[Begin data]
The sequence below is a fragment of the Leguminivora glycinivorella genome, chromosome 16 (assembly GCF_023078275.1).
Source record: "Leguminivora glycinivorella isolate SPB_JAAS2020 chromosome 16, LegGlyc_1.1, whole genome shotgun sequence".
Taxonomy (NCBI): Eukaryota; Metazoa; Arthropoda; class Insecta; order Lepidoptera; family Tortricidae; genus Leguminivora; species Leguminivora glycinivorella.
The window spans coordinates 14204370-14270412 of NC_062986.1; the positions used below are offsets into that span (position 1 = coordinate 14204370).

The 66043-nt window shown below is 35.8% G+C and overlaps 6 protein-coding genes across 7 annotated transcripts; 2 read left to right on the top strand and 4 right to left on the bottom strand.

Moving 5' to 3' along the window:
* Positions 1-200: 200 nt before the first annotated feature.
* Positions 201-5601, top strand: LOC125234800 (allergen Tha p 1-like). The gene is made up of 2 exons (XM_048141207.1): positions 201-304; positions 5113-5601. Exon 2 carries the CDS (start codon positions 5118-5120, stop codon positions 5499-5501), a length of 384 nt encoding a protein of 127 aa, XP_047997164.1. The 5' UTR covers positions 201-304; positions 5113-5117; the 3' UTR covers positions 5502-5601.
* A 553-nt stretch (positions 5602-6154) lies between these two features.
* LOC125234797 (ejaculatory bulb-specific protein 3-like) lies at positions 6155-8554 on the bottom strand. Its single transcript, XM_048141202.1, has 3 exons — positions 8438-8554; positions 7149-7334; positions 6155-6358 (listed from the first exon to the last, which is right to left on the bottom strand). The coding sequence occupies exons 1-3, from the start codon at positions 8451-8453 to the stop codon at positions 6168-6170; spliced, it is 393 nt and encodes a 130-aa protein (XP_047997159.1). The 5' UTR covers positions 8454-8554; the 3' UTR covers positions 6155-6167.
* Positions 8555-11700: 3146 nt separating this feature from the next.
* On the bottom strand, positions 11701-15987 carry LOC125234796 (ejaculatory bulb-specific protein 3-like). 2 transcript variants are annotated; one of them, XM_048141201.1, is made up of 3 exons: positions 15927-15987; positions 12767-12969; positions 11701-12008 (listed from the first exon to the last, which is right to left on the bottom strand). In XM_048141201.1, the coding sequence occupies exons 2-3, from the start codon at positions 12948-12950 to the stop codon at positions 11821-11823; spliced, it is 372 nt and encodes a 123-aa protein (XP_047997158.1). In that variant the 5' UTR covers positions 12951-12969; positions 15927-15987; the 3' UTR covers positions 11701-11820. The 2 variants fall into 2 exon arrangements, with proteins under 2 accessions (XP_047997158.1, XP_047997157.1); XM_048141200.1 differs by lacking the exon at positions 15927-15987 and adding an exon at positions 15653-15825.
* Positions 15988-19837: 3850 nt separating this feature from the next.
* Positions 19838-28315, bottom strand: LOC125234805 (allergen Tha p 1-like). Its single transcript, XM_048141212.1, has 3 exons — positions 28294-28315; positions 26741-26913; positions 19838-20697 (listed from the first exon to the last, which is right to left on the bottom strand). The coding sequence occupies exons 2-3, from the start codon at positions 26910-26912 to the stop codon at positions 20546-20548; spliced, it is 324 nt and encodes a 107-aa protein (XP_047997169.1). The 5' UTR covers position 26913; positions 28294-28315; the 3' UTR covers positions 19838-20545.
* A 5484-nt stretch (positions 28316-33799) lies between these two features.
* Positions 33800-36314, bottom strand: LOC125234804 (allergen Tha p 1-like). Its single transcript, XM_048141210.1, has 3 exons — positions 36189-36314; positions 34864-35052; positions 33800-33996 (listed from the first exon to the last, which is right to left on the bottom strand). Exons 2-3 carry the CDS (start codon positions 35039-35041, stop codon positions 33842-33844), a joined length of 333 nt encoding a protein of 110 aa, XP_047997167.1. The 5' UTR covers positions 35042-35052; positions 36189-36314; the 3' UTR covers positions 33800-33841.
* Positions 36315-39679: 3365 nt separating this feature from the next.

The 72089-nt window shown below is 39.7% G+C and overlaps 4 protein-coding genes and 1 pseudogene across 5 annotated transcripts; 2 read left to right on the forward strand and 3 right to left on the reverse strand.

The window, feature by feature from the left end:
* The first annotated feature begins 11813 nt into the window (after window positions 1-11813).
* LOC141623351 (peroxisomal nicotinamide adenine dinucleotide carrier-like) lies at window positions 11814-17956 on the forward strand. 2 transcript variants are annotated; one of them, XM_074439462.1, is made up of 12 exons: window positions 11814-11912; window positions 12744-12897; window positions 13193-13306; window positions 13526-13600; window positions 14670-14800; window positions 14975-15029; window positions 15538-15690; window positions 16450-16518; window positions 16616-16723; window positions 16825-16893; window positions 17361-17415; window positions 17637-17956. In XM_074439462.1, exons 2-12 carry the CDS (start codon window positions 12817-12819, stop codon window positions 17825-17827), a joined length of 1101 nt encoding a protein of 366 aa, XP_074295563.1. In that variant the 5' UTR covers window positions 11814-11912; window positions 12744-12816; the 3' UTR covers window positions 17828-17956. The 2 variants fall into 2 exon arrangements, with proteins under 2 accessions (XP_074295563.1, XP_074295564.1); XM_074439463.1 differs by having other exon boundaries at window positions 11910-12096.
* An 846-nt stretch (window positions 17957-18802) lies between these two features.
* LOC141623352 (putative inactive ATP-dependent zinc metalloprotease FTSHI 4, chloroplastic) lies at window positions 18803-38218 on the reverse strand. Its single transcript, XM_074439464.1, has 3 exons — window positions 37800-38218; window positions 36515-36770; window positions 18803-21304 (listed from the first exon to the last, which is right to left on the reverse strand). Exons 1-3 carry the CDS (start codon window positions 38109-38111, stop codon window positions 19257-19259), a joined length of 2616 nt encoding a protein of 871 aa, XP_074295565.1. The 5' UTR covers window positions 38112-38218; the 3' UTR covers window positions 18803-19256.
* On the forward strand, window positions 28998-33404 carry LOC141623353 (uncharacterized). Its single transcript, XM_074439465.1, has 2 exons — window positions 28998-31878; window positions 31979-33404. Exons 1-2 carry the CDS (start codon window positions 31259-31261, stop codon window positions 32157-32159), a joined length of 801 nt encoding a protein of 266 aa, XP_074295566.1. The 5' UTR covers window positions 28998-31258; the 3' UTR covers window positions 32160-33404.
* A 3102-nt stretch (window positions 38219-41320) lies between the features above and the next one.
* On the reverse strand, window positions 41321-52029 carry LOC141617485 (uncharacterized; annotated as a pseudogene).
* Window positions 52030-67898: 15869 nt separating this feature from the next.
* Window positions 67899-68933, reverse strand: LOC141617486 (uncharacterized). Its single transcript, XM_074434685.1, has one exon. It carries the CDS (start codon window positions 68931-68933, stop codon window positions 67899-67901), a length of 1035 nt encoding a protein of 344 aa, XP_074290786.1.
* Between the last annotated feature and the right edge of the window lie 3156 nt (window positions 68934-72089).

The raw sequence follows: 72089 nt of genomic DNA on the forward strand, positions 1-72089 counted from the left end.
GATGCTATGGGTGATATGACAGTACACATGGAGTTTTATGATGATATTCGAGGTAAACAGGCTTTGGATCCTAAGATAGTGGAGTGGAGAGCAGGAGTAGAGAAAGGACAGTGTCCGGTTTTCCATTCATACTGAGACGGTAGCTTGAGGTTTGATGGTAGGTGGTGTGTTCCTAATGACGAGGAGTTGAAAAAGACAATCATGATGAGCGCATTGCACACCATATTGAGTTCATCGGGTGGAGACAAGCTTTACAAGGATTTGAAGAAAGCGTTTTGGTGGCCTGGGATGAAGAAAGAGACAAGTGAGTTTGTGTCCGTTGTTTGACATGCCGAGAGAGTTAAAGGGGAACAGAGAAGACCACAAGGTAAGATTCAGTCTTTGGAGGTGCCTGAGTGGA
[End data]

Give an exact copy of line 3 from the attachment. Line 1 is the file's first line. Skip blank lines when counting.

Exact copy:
Taxonomy (NCBI): Eukaryota; Metazoa; Arthropoda; class Insecta; order Lepidoptera; family Tortricidae; genus Leguminivora; species Leguminivora glycinivorella.